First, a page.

Graharipu

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Graharipu
Chudasama King
Predecessor Vishwarah
Born 10th century
Died 10th century

Ra Graharipu was a 10th century Chudasama king of Saurashtra region of western India.

Graharipu was the successor of Vishwarah. He had a good relationship with Laksha (Lakha), the son of King Phula of Kutch, and other kings such as Turks.[1] He was a contemporary of Mularaja, the first Chaulukya ruler of Anhilwad Patan.

The Chudasamas grew very powerful during the reign of Graharipu in the middle of the 10th century AD.[2] Graharipu built the ancient fort in Junagadh known as Uparkot.[3]


Battle with Mularaja[edit]

According to Hemachandra, who was patronized by the Chaulukyas, the Chaulukya king Mularaja defeated Graharipu. No other Chaulukya-era accounts mention this victory.[4]

According to Hemachandra, one night, Mahadeva appeared in Mularaja's dream, and ordered him to vanquish Graharipu. In the morning, Mularaja consulted his ministers. The minister Jehula described Graharipu as a tyrant who harassed the pilgrims visiting Prabhasa (Somnath), and indulged in many vices. Therefore, Mularaja launched a campaign against Graharipu. After a failed attempt to negotiate peace, Graharipu started preparations for war. He was joined by Laksha of Kachchha and several other kings. Mularaja emerged victorious after capturing Graharipu, and killing Laksha.[5][6]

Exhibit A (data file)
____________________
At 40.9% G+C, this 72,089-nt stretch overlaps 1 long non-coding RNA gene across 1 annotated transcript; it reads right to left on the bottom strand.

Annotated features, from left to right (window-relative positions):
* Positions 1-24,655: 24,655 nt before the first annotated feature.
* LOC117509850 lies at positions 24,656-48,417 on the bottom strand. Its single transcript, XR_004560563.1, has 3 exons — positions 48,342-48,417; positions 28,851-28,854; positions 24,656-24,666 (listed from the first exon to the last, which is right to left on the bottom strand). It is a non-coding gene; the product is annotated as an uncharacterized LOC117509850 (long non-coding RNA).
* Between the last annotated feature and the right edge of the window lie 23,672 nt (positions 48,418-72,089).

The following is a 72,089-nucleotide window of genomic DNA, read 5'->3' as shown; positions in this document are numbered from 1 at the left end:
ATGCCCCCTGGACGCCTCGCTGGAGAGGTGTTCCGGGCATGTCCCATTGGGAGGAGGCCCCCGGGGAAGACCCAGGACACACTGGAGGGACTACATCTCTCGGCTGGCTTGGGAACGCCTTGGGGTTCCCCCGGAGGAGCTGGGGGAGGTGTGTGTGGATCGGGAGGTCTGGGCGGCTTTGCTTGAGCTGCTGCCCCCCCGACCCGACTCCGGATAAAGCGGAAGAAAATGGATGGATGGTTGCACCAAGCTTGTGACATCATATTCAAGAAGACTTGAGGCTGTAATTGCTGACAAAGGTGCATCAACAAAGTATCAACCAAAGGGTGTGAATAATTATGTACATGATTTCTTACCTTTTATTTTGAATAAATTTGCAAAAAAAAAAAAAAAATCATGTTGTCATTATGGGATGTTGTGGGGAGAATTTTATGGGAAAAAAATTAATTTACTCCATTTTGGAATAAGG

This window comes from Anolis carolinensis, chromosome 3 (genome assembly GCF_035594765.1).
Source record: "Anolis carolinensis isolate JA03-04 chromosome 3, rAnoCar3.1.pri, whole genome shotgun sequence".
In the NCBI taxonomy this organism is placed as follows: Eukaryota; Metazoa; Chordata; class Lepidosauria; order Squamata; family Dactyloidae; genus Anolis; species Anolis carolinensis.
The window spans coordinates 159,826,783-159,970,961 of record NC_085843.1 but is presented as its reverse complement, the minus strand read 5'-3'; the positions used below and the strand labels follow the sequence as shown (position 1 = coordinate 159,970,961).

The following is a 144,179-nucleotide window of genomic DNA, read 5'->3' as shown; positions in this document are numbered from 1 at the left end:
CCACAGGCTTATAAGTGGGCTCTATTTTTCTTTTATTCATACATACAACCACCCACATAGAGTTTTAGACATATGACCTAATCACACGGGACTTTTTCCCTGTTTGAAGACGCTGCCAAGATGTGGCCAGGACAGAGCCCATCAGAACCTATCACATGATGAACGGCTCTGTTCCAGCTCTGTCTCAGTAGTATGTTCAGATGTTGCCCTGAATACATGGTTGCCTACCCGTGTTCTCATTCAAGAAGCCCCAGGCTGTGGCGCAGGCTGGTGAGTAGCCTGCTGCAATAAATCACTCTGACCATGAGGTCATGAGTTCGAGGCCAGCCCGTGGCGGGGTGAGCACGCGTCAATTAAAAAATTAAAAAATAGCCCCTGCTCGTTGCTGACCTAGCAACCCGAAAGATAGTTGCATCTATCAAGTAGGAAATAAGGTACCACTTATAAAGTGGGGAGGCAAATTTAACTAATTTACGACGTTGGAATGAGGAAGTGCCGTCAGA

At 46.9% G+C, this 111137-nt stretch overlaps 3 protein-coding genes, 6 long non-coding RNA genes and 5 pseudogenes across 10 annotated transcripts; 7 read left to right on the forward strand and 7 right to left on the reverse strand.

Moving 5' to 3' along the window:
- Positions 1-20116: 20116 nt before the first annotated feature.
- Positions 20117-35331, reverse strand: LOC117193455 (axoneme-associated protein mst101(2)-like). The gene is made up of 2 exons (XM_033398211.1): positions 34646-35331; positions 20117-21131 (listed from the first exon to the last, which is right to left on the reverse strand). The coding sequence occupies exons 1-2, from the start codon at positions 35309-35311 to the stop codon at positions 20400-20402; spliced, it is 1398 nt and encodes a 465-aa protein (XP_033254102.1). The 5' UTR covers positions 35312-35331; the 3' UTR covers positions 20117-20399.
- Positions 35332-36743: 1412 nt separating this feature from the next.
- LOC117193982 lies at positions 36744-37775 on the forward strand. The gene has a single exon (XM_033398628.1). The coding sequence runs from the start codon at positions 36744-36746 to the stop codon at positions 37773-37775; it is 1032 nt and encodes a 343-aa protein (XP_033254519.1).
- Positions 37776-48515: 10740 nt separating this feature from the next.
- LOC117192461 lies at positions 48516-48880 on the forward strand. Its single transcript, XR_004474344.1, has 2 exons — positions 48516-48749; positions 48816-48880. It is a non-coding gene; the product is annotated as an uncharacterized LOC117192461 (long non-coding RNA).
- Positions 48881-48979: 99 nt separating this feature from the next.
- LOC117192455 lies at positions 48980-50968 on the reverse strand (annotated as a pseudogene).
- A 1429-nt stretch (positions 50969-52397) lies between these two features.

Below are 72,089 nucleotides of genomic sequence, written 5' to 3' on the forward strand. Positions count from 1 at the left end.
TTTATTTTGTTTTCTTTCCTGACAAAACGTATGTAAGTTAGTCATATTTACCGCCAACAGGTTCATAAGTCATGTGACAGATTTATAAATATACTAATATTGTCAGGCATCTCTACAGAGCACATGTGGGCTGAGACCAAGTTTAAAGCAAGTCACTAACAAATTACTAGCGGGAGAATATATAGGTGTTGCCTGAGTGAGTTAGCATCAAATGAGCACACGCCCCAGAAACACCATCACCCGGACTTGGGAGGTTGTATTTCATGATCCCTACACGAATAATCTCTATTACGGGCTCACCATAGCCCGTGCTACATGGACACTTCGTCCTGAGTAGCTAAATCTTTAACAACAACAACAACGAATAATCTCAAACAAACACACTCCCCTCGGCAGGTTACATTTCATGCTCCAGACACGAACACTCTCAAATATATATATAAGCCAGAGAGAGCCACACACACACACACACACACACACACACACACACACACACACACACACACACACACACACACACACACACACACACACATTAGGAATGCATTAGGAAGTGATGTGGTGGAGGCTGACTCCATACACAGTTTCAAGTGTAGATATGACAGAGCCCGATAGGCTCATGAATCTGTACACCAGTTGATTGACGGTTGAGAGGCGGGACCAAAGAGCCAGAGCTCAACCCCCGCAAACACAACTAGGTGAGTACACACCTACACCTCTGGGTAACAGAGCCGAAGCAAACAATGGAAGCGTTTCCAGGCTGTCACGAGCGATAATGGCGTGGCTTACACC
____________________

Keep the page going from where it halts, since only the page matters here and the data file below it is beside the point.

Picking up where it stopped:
Hemchandra has mentioned him as an Abhira and a Yadava chief.[7]

Historian Asoke Majumdar theorizes that Mularaja attacked Graharipu on "some flimsy pretext", as Mahadeva-in-a-dream was a popular device used by Sanskrit authors to justify the otherwise inexcusable actions of their heroes.[8]

References[edit]

  1. ^ Banaras Hindu University. College of Indology; Banaras Hindu University. Dept. of Ancient Indian History, Culture and Archaeology (2001). Bhāratī: bulletin of the College of Indology. The College. Retrieved 30 June 2011. 
  2. ^ Ramesh Chandra Majumdar (1 January 1994). Ancient India. Motilal Banarsidass Publ. pp. 303–. ISBN 978-81-208-0436-4. Retrieved 30 June 2011. 
  3. ^ K. V. Soundara Rajan; Archaeological Survey of India (1985). Junagadh. Archaeological Survey of India. Retrieved 30 June 2011. 
  4. ^ Majumdar 1956, p. 25.
  5. ^ Majumdar 1956, pp. 25-26.
  6. ^ Lalit Kalā Akademi (1979). Lalit kalā. Lalit Kalā Akademi. Retrieved 30 June 2011. 
  7. ^ R. E. Enthoven. The Tribes and Castes of Bombay. Asian Educational Services. p. 25. ISBN 978-81-206-0630-2. 
  8. ^ Majumdar 1956, p. 27.

Bibliography[edit]